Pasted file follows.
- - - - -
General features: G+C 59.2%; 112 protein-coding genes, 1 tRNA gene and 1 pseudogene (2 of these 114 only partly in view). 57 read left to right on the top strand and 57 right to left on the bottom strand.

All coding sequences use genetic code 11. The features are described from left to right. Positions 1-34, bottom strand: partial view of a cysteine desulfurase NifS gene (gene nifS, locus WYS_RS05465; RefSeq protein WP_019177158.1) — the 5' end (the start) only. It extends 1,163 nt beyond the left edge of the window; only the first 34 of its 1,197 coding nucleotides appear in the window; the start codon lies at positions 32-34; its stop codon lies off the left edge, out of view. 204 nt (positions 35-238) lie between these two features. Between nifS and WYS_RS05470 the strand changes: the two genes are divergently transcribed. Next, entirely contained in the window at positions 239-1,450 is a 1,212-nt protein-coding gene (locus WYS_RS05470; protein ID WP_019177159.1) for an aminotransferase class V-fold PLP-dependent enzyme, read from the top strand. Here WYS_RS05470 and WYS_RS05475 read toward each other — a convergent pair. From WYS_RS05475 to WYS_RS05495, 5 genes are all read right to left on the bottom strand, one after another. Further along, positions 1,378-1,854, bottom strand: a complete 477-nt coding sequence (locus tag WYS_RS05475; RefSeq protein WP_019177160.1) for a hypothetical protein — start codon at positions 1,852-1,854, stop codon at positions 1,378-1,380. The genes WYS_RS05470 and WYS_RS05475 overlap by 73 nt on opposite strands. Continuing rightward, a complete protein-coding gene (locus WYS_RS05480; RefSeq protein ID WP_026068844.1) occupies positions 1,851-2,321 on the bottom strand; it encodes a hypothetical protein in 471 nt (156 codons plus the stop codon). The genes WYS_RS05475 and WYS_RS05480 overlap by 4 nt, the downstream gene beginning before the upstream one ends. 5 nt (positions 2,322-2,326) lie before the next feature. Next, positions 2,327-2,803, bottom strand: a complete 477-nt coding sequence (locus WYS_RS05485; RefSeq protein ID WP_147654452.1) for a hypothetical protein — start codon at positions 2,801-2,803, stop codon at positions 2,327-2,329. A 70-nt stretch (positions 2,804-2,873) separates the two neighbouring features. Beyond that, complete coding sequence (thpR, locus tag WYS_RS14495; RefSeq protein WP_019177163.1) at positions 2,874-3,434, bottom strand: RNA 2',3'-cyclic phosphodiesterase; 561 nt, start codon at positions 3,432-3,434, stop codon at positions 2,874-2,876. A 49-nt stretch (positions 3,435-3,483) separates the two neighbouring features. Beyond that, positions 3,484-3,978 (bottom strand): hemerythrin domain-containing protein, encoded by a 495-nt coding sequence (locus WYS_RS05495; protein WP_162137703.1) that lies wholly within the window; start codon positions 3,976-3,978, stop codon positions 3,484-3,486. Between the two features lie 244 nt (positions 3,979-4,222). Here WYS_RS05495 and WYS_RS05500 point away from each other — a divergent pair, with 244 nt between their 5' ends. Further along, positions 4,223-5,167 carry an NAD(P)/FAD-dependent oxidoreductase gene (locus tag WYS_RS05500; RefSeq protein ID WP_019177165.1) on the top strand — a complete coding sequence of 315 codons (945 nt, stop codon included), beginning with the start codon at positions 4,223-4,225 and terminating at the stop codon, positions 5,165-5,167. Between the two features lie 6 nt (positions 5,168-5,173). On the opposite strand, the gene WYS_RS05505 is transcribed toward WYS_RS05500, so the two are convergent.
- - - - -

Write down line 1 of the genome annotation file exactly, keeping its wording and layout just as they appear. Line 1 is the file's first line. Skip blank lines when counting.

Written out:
General features: G+C 59.2%; 112 protein-coding genes, 1 tRNA gene and 1 pseudogene (2 of these 114 only partly in view). 57 read left to right on the top strand and 57 right to left on the bottom strand.